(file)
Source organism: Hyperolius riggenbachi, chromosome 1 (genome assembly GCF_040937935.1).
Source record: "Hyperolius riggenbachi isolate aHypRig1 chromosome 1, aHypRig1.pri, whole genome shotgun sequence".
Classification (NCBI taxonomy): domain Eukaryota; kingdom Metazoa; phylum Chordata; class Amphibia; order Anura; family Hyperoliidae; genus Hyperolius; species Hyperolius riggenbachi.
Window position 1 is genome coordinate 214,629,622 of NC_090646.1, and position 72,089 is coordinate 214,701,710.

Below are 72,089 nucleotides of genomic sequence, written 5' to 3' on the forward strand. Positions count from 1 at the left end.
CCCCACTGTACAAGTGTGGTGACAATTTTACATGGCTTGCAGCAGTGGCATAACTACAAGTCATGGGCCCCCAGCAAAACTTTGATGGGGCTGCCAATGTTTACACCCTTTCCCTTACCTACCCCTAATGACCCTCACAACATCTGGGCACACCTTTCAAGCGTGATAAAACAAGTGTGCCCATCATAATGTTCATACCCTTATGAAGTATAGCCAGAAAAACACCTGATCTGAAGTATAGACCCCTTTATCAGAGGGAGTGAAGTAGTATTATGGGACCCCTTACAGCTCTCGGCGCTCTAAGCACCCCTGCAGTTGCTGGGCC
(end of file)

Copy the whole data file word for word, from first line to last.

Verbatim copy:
Source organism: Hyperolius riggenbachi, chromosome 1 (genome assembly GCF_040937935.1).
Source record: "Hyperolius riggenbachi isolate aHypRig1 chromosome 1, aHypRig1.pri, whole genome shotgun sequence".
Classification (NCBI taxonomy): domain Eukaryota; kingdom Metazoa; phylum Chordata; class Amphibia; order Anura; family Hyperoliidae; genus Hyperolius; species Hyperolius riggenbachi.
Window position 1 is genome coordinate 214,629,622 of NC_090646.1, and position 72,089 is coordinate 214,701,710.

Below are 72,089 nucleotides of genomic sequence, written 5' to 3' on the forward strand. Positions count from 1 at the left end.
CCCCACTGTACAAGTGTGGTGACAATTTTACATGGCTTGCAGCAGTGGCATAACTACAAGTCATGGGCCCCCAGCAAAACTTTGATGGGGCTGCCAATGTTTACACCCTTTCCCTTACCTACCCCTAATGACCCTCACAACATCTGGGCACACCTTTCAAGCGTGATAAAACAAGTGTGCCCATCATAATGTTCATACCCTTATGAAGTATAGCCAGAAAAACACCTGATCTGAAGTATAGACCCCTTTATCAGAGGGAGTGAAGTAGTATTATGGGACCCCTTACAGCTCTCGGCGCTCTAAGCACCCCTGCAGTTGCTGGGCC